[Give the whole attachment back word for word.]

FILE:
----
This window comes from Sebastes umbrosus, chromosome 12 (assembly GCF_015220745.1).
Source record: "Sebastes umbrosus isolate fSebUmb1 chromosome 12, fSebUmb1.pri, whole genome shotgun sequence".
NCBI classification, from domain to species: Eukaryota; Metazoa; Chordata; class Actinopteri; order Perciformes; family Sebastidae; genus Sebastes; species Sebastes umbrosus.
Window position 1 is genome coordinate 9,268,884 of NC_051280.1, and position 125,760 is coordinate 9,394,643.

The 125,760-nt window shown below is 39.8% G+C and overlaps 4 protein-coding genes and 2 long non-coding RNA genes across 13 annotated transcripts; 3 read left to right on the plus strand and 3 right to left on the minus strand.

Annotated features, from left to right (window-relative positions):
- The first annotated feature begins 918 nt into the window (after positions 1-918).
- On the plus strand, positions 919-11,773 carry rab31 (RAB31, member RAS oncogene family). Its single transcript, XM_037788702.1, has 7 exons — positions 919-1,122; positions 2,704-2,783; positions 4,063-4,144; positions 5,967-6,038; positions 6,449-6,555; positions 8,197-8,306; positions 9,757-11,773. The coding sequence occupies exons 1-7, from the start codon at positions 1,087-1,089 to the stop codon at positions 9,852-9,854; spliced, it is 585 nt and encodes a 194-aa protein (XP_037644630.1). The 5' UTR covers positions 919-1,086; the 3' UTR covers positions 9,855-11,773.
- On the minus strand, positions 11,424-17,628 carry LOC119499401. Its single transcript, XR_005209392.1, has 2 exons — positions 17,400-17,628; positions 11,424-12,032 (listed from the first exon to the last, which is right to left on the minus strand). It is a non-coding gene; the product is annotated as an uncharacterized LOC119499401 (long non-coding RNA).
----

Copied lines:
This window comes from Sebastes umbrosus, chromosome 12 (assembly GCF_015220745.1).
Source record: "Sebastes umbrosus isolate fSebUmb1 chromosome 12, fSebUmb1.pri, whole genome shotgun sequence".
NCBI classification, from domain to species: Eukaryota; Metazoa; Chordata; class Actinopteri; order Perciformes; family Sebastidae; genus Sebastes; species Sebastes umbrosus.
Window position 1 is genome coordinate 9,268,884 of NC_051280.1, and position 125,760 is coordinate 9,394,643.

The 125,760-nt window shown below is 39.8% G+C and overlaps 4 protein-coding genes and 2 long non-coding RNA genes across 13 annotated transcripts; 3 read left to right on the plus strand and 3 right to left on the minus strand.

Annotated features, from left to right (window-relative positions):
- The first annotated feature begins 918 nt into the window (after positions 1-918).
- On the plus strand, positions 919-11,773 carry rab31 (RAB31, member RAS oncogene family). Its single transcript, XM_037788702.1, has 7 exons — positions 919-1,122; positions 2,704-2,783; positions 4,063-4,144; positions 5,967-6,038; positions 6,449-6,555; positions 8,197-8,306; positions 9,757-11,773. The coding sequence occupies exons 1-7, from the start codon at positions 1,087-1,089 to the stop codon at positions 9,852-9,854; spliced, it is 585 nt and encodes a 194-aa protein (XP_037644630.1). The 5' UTR covers positions 919-1,086; the 3' UTR covers positions 9,855-11,773.
- On the minus strand, positions 11,424-17,628 carry LOC119499401. Its single transcript, XR_005209392.1, has 2 exons — positions 17,400-17,628; positions 11,424-12,032 (listed from the first exon to the last, which is right to left on the minus strand). It is a non-coding gene; the product is annotated as an uncharacterized LOC119499401 (long non-coding RNA).